Japanese was my first language even though I was born and raised in Los Angeles. I grew up reading all the classics in Japanese including Hans Christian Anderson stories, Heidi, and The Secret Garden. It wasn’t until the third grade that I started to explore books written in English outside of the school curriculum, but regardless of the language, books have always been my sustenance, my deep loves, my longtime companions.
I started collecting children’s books before the notion of having my own kids was even a remote possibility. I’m drawn to beautiful picture books, the kinds with minimal text that pack visual wallop. Then again, I love a good yarn and I’ve repeatedly pored over old copies of Grimm’s fairy tales with the sparse, black-and-white ink illustrations. Most of all, though, I thrill in expanding my viewpoint, learning about far-flung lands or unique customs or simply a different way of understanding people.
When my daughter was born (“I’m half-Japanese, half-Indiana, Mama,” she tells me), I wanted to fill her tiny lap with books of every color and stripe. I had visions of building a colossal children’s library in our small apartment, and had it not been for space constraints, I would have done it.
I can’t stop buying books. For the last eight years as my daughter has grown, I’ve gone through multiple cycles of acquiring and eliminating children’s books and am forever on the lookout for additions. The following ten books (in no particular order) have stood the test of time for me and/or my daughter, and these, I feel, are wonderful ways to introduce any child to the vast world and different perspectives in that singular way that only children’s books can.
Kamishibai Man by Allen Say – My husband’s grandmother sent a copy of this book for my daughter’s second birthday. Since the storyline is more involved than your average storybook, I waited until she was about four or five to read it to her. The book is in English, and follows a day in the life of a Kamishibai man. “Kamishibai” is the Japanese word for “paper theater,” and in olden days men would cycle around town with a portable theater mounted on their bikes. They would make the neighborhood rounds to entertain children with various folk tales. The Kamishibai Man would narrate as he changed out sheets of painted illustrations as the story progressed. The book is essentially a reflection on the passage of time and the value of traditions. Say’s watercolor illustrations are visually arresting, and I’ve spent many a happy moment studying the details (the landscapes, the quiet dinner of fish and rice, the array of street signs) that bring to life Japanese life present and past. Beautiful.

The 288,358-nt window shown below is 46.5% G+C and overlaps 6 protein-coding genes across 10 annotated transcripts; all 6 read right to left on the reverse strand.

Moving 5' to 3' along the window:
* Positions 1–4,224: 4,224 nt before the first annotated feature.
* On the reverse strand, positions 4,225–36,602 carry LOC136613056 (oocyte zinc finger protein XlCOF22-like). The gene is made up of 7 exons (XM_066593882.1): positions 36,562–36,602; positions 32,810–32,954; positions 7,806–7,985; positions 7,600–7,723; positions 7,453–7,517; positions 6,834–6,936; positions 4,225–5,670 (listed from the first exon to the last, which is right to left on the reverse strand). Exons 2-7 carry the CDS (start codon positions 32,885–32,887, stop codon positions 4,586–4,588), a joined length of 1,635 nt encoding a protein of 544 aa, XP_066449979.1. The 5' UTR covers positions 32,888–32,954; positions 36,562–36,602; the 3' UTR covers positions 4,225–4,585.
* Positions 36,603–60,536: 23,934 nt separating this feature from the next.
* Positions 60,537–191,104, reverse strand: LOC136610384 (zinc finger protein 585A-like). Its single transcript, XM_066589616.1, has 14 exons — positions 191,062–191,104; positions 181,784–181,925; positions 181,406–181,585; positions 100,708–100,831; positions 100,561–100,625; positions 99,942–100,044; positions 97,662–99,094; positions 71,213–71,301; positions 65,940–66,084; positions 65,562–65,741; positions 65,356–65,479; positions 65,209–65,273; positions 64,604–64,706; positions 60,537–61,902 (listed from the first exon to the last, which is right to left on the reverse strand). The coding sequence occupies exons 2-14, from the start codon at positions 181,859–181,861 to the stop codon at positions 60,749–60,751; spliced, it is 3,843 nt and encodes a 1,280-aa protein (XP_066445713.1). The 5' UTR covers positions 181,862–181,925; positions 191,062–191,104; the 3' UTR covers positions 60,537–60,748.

Frida by Jonah Winter / Illustrated by Ana Juan – Ana Juan is one of my favorite illustrators whose works are celebrations in acrylic paint, full of depth and vibrancy. In this stunningly rendered story about Frida Kahlo (full name Magdelena Carmen Frida Kahlo, which I didn’t know until I read this book), Winter and Juan highlight the key aspects in Kahlo’s life from childhood to her accident that eventually led to her artistic career. Rich with imagination and quirky surrealism, it’s a lovely ode to the great artist.
Knuffle Bunny Free by Mo Willems. Now, I love all of Mo Willem’s books and the original Knuffle Bunny is quite possibly the best ever children’s book. But what was surprising and delightful about this third book in the series is that Trixie — owner of Knuffle Bunny — travels to Amsterdam to visit her Dutch grandparents (the first two books are set in New York). Knuffle Bunny, as usual, becomes lost, and as usual, the ending is sweet and wise. The blend of photography with hand-drawn illustrations transports the reader to the Netherlands and with his signature sharp sense of humor, Willems provides ample informative yet entertaining cultural references. All three books in the series are a must-read.